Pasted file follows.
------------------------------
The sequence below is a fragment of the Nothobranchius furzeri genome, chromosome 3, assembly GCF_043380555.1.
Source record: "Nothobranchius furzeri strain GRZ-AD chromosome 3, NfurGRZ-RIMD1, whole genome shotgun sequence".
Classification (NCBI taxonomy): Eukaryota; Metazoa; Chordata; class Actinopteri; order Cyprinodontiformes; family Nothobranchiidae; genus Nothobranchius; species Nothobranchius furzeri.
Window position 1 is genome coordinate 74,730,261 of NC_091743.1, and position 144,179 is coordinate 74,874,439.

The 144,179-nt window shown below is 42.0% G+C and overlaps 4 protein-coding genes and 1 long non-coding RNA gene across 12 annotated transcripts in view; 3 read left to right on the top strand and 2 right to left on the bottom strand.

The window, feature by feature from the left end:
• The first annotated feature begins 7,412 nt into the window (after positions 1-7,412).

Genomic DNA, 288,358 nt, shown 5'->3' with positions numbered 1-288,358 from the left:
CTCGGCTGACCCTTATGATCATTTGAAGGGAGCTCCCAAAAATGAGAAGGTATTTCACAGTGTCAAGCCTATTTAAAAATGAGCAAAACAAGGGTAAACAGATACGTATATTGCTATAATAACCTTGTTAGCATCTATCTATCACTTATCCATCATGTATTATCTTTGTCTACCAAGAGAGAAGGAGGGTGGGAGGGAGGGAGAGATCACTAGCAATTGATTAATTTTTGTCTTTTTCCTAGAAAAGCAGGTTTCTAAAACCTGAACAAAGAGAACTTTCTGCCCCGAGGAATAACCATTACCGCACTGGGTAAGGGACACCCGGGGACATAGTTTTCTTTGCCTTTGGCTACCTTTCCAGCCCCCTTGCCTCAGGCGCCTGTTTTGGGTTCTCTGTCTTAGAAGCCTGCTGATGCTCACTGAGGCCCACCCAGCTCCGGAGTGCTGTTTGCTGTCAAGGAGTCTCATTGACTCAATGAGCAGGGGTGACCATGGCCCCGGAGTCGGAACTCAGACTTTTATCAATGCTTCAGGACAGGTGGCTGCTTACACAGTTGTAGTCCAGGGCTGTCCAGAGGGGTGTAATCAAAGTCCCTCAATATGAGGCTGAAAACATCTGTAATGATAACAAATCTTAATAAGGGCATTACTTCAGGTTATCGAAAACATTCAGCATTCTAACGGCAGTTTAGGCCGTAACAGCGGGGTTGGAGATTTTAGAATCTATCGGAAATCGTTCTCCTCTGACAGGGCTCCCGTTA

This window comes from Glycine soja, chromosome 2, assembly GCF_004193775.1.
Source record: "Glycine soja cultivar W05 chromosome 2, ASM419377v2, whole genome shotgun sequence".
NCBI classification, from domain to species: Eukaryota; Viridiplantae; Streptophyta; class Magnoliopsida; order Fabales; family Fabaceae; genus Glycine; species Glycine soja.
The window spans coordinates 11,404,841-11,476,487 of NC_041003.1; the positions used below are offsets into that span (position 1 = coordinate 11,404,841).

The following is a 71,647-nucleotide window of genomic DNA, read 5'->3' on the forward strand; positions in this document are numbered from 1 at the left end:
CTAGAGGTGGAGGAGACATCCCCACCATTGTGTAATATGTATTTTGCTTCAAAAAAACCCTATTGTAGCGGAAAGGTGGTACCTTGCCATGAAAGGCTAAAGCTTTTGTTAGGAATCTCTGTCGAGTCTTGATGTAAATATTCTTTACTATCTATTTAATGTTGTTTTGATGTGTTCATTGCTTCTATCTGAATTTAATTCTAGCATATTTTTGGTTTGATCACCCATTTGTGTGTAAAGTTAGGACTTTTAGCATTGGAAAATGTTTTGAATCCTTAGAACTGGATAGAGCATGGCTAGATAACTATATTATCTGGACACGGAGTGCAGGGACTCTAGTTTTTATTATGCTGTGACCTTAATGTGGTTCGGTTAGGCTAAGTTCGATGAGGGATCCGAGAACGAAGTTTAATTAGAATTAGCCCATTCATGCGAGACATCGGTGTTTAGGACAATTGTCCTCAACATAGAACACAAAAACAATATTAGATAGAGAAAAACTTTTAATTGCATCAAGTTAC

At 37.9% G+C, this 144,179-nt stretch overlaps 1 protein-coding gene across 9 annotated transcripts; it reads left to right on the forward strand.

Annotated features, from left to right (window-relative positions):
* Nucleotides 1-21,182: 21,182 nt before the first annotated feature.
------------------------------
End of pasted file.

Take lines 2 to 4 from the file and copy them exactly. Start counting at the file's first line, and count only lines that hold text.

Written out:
Source record: "Nothobranchius furzeri strain GRZ-AD chromosome 3, NfurGRZ-RIMD1, whole genome shotgun sequence".
Classification (NCBI taxonomy): Eukaryota; Metazoa; Chordata; class Actinopteri; order Cyprinodontiformes; family Nothobranchiidae; genus Nothobranchius; species Nothobranchius furzeri.
Window position 1 is genome coordinate 74,730,261 of NC_091743.1, and position 144,179 is coordinate 74,874,439.